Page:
My time here has been an exploration. It has been an exploration of myself. I remember the moments I went to protests and rallies, which helped me understand the struggles and fights of people of different colors and races. I remember, the moments I facilitated a Chinese Study Group at APIENC, in which I shared about the LGBTQ movement in China. I remember, the moments I had weekly check-ins with MLin, and shared what I learned that week. It was in these moments that I realized for the first time, I am a Chinese Queer.

Image description: Panpan, center, stands looking to the right. Two individuals sit to her left, laughing. Picture is from APIENC’s Annual Volunteer Appreciation Brunch, Nov 2017.

Before I came to America, I never thought that I had a home country. For me, it’s a man’s China, not my China. For me, China has many marginalized communities that I share similar life experiences with, but they are segregated from the mainstream world. I never felt that I had a home country. My experience here pushed me to reflect and reflect – “What does it mean to be Chinese? What does it mean to be a Chinese queer?”

One day, I visited the Rosie the Riveter Museum in Richmond and listened to a speech from Betty Sorskin about World War Ⅱ. During the war, because there was a need for labor, the government called on women to work, and they were able to enter the job force. But after the war, when men came back from the battlefield, most women were pressured to go back home and give up their jobs to men. I suddenly realized, what happened during the war in America is exactly what happened in Chinese history, and what is happening now. I suddenly knew why I was here, why I needed to learn about social movements in America: although we experience different conditions and violence, the logic of oppression is the same everywhere. After realizing the similarities between the two countries, the same can also be applied to queer and feminist theory! By understanding and learning in the U.S., I would have a deeper understanding about China, and would be able to reflect about the social movement in China.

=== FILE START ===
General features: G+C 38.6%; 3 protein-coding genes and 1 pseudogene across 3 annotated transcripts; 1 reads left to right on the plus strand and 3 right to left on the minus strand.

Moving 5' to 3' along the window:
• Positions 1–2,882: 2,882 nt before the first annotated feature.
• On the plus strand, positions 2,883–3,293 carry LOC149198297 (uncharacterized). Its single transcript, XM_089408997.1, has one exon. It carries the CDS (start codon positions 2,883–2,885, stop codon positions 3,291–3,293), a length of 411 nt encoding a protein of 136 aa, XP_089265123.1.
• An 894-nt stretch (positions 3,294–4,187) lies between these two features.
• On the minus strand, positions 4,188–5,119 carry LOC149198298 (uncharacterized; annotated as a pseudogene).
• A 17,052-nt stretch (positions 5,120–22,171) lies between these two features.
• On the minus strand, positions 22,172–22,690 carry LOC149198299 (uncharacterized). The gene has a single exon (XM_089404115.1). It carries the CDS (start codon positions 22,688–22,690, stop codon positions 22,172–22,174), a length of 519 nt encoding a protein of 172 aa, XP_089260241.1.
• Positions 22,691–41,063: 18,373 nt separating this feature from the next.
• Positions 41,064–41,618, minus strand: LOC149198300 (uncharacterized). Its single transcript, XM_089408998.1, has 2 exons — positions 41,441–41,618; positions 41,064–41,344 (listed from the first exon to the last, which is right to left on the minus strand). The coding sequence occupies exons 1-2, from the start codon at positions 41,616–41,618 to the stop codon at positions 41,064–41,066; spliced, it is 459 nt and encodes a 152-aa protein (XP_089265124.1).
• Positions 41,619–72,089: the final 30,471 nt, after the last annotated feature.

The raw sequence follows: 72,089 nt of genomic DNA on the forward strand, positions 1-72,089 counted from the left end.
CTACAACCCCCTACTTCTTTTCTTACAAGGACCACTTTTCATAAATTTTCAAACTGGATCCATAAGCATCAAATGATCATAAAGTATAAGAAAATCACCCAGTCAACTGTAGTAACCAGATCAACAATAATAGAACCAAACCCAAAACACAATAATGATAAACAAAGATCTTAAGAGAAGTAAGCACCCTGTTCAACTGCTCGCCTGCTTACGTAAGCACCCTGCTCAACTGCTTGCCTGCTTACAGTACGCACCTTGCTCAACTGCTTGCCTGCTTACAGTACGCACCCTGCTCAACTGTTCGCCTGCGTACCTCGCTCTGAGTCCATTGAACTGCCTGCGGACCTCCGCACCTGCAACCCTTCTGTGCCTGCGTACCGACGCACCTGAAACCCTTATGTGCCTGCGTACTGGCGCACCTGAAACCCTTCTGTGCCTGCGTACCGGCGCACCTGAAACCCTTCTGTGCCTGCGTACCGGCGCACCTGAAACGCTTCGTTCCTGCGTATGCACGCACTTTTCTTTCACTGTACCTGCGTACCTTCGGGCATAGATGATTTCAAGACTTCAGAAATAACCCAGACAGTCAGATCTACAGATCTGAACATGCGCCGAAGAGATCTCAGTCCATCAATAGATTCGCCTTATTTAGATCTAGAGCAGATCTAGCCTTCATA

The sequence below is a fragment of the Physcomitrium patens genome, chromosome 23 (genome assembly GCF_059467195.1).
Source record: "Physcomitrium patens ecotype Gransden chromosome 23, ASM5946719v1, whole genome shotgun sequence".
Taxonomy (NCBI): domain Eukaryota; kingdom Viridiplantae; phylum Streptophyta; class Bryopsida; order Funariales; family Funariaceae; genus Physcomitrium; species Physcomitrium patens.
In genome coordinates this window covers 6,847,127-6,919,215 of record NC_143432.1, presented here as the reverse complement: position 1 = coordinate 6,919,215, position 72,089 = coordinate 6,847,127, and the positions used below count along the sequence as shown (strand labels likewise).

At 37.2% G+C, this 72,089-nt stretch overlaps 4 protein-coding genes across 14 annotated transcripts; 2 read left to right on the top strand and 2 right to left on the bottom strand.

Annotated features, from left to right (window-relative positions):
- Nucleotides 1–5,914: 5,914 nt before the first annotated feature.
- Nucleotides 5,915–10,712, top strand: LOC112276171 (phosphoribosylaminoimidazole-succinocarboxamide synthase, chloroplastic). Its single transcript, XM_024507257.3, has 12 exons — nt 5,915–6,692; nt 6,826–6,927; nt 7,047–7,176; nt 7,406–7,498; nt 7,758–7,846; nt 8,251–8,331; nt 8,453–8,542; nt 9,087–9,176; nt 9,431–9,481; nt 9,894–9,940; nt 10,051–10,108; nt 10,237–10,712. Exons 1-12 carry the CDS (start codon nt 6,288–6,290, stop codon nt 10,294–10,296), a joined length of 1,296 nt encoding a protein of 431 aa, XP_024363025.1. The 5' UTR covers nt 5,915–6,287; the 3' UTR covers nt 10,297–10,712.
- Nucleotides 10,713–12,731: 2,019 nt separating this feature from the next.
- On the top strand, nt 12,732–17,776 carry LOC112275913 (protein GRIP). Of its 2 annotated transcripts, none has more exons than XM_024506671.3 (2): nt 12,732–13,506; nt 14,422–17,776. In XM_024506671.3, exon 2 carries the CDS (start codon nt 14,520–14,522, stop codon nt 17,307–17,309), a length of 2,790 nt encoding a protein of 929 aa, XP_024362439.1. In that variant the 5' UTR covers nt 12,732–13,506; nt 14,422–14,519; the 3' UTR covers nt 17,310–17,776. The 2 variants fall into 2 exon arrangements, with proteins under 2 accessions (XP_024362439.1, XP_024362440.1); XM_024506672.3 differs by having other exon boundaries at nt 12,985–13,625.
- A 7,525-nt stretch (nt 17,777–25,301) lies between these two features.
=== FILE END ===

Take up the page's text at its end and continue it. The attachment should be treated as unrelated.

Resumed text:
These days, I reflect on the question, “What is movement?” I believe movement is about who we are and who we want to be. It is deeply rooted in our daily life. At APIENC, one of my main internship goals was to fundraise. Donna, my host mom, wanted to help me with my fundraising so she pushed me to share my story at our family dinner, in front of her sisters and father. It was such a scary challenge, but I knew it was important. Not just for money, it was important to have conversation with older generations and this was also my first time to come out to them. I began to share what I did and learned at APIENC, my connection with my community, and what it means to be a Chinese queer for me. I became very emotional and began to cry, but I continued to finish my story. After my story, we began to discuss LGBTQ issues around the dinner table. After our dinner, I saw an envelope on the table, with my name on it. When I opened it, I saw their donation and a card, they wrote on it, “Panpan, we are so proud of you.” I cried again! It was the night before an important presentation and even though I should have practiced my presentation, I just cried almost all night and texted MLin, Amy, and my other friends about what happened. I felt so powerful at that time, and I realized what is my movement, and why the personal is political. My movement is rooted in my daily life. That means I value my life experiences, I reflect on my life experiences, and I am honest to myself about who I am.